All these things have to be considered in planning a diet for a patient. When normal digestion is re-established these things disappear, but while digestion is still impaired, those foods that cause trouble are best omitted from the patient's diet. Often, however, a patient thinks that a certain article of diet causes him trouble, when it is only the wrong combination that produces the trouble. A patient will complain that acid fruits cause gas. Upon inquiry you find that these have been taken with a breakfast of cereal and sugar, and egg on toast. You put the patient upon an acid fruit diet and no trouble results. Wrong combinations are often the cause of trouble.
Feeding in convalescence is usually a very simple matter. Caution is required in order not to overtax the weakened digestive powers. Moderation should be the rule. Combinations should be the simplest and foods should be simple and wholesome.
A "diet of growth" is demanded, yet, due to the weakened condition of the digestive organs, it is necessary to institute this gradually.
During the prodromal stage of acute disease, say of pneumonia, there occurs an impoverishment of the patient's blood of alkalies; then follows an impoverishment of the tissues of alkalies. This occurs more or less generally, but localizes itself more specifically in the lungs, or in the organ most affected. These alkali-elements are used in neutralizing and detoxifying the toxins causing the trouble. Some have, indeed, advocated the employment of fruit juices in acute disease to supply the body with alkaline elements and some have recorded cases of acute disease in which there was a definite and distinct call for lemons or oranges or other acid fruits. Whether the general use of fruit juices in acute disease is or is not to be recommended, it is obvious that the diet of convalescence should be rich in alkaline elements to restore those that have been used up in the work of cure. It should be equally obvious that the alkali-depleted diet usually fed to patients is not designed to help, but must always injure the patient.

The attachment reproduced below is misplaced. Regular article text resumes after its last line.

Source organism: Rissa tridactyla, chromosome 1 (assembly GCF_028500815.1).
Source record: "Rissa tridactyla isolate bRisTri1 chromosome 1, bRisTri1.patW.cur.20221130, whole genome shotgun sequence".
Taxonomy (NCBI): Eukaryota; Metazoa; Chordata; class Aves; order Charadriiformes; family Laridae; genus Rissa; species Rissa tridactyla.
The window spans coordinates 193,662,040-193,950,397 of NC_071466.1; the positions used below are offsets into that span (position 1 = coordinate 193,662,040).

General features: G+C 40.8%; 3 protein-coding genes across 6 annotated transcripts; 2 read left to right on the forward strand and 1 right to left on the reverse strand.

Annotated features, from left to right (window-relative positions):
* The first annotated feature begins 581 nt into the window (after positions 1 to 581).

The conventional diet is more or less deficient in alkali-elements due to the fact that it is made up largely of the concentrated proteins, carbohydrates and hydrocarbons, and to the further fact that these have usually been deprived of their alkaline elements in the processes of manufacture and cooking. Practically all the "staple" articles of food used in America today show a relative predominance of acid-forming over base-forming elements.
Such a diet cannot maintain health. Still less can it restore health. It is predominantly acid-forming and does not contain a sufficient amount of base-forming elements to maintain normal excretion. To bring about increased elimination in a sick body an entirely different diet is required.
It is essential that plenty of fresh fruits and green vegetables or their juices be fed to replenish the body's exhausted alkali-reserve and restore the normal alkalinesence of the blood.
Orthodox "science" considers foods to be "nutritious" and "non-nutritious, according as they yield much or little nitrogenous, carbohydrate and hydrocarbon substances. In keeping with this idea foods are classed as (1) proteins, (2) carbohydrates and (3) hydrocarbons. Fruits and green vegetables are practically unclassified. "The wonderful vitalizing acids (organic acids) and salts" which they contain, are relegated to the "ash" column, and practically ignored.
Dr. Trall declared, that "all good fresh fruits and vegetables are antiscorbutic" which is equivalent to saying that they are "base-forming" or anti-"acidity." Fruits and green vegetables yield to the blood more activating acids and bases than all the "nutritious" foods taken together, and yield them with almost no tax upon digestion, absorption and assimilation. "These particular acids and bases readily travel to the blood and are quickly utilized to build up and repair tissues, to promote immunity to and recovery from disease."